Dried Fruit

Evaporated or dried apples, apricots, peaches, prunes, etc., are misprized, under-rated, by most people from not knowing how to prepare them. The common way is to put the fruit on to stew without previous soaking, and then boil from one-half hour to two hours until it is more or less pulpy. It is then flat and insipid, besides unattractive to the eye.

There is a much better way. Soak the fruit at least over night, in clear cold water just enough to cover with or without spices, as you prefer. If time permits, soak it from twenty-four to thirty-six hours. This restores the fruit to its original size and flavor. It is good to eat, then, without cooking. To stew, merely simmer gently a few minutes in the water in which the fruit was soaked. This water carries much of the fruit's flavor, and is invaluable for sauce.

California prunes prepared in this wray need no sugar. Dried apples and peaches have none of the rank taste by which they are unfavorably known, hut resemble the canned fruit. Apricots properly soaked are especially good.

Jelly From Dried Fruit

I was present when a Southern mountain woman did some " expenencin'," with nothing to guide her but her own wits. The result was a discovery of prime value to us campers. Here are the details any one can follow them:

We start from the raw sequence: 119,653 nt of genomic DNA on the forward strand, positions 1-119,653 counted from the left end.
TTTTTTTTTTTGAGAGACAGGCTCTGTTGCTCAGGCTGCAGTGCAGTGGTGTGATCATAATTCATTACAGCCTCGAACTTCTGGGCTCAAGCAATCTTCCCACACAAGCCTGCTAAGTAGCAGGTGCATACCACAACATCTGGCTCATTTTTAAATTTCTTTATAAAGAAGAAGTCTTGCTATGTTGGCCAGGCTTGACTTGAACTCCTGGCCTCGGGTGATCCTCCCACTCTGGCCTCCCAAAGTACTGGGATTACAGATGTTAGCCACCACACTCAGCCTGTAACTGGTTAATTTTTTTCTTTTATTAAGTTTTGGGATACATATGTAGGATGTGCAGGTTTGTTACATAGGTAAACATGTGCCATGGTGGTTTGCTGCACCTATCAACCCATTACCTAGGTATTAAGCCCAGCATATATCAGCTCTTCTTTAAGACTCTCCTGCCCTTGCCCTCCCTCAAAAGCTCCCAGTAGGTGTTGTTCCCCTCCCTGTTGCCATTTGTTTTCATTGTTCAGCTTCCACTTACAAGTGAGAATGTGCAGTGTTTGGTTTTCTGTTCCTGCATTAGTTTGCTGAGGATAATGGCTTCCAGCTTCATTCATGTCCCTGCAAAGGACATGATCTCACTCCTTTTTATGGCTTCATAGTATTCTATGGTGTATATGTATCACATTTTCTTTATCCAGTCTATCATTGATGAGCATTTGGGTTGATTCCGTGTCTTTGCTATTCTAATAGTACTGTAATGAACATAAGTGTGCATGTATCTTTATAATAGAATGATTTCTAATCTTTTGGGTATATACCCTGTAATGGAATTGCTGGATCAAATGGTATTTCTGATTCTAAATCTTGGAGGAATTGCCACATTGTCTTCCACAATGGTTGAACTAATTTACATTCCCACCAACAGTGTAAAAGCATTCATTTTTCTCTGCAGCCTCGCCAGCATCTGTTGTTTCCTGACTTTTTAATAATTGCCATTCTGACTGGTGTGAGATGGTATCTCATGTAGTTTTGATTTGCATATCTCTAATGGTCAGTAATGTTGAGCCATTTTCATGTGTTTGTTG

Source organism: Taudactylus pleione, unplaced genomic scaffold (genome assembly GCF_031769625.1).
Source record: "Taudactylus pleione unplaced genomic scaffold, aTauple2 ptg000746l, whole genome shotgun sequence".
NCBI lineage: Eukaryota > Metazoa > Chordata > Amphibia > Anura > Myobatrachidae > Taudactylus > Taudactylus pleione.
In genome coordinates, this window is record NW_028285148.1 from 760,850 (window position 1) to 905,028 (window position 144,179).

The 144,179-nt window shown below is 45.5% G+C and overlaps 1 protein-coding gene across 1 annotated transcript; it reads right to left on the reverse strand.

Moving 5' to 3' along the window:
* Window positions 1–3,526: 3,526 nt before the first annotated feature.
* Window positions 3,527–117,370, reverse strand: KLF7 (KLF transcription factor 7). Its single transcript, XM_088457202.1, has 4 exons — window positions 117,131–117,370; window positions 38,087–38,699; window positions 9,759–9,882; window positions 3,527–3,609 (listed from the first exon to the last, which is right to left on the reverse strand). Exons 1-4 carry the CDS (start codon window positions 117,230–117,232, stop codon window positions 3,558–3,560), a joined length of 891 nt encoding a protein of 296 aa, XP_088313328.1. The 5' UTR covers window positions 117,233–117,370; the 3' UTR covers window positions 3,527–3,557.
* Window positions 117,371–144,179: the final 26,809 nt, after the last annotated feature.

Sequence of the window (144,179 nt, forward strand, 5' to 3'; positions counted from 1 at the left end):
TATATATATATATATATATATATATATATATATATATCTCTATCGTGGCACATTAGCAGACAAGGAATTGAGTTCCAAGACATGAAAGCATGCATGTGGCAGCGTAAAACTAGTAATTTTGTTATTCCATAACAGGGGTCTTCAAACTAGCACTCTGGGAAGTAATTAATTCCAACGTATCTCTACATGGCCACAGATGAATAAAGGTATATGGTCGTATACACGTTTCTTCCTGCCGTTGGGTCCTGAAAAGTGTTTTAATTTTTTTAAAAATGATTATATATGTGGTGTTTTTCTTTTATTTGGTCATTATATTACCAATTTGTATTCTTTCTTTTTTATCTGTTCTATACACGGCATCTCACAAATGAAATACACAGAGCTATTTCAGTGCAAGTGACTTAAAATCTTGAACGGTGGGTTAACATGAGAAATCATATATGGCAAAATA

Wash one pound of evaporated apples (or common sun-dried apples of the country) in two waters. Cover with boiling water, and put them on to stew. Add boiling water as required to keep them covered. Cook until fruit is soft (about half an hour). Strain off all the juice (cheesecloth is convenient), and measure it. There will be, probably, a quart. Put this juice on the fire and add half its own measure of granulated sugar (say a scant pound but measure it, to make sure of the proportion).

Now boil this briskly in a broad, uncovered vessel, without stirring or skimming, until the juice gets syrupy. The time varies according to quality of fruit generally about twenty minutes after coming to a full boil. When the thickened juice begins to " flop," test it by letting a few drops drip from a spoon. When the drops thicken and adhere to the spoon, the syrup is done. There will be a little more than a pint. Pour it out. As soon 'as it cools it will be jelly, as good as if made from fresh fruit and much better than what is commonly sold in the stores.

The apples remaining can be spiced and used as sauce, or made into pies or turnovers, or into apple butter by beating smooth, adding a teacupful of sugar, spicing, and cooking again for fifteen or twenty minutes.

If preferred, a second run of jelly can be made from the same apples. Cover again with boiling water, stew about fifteen minutes, add sugar by measure, as before. This will take less boiling than the first juice (about seven minutes). Enough jelly will result to make nearly or quite a quart, all told, from one pound of dried apples and about one and one-half pounds of sugar.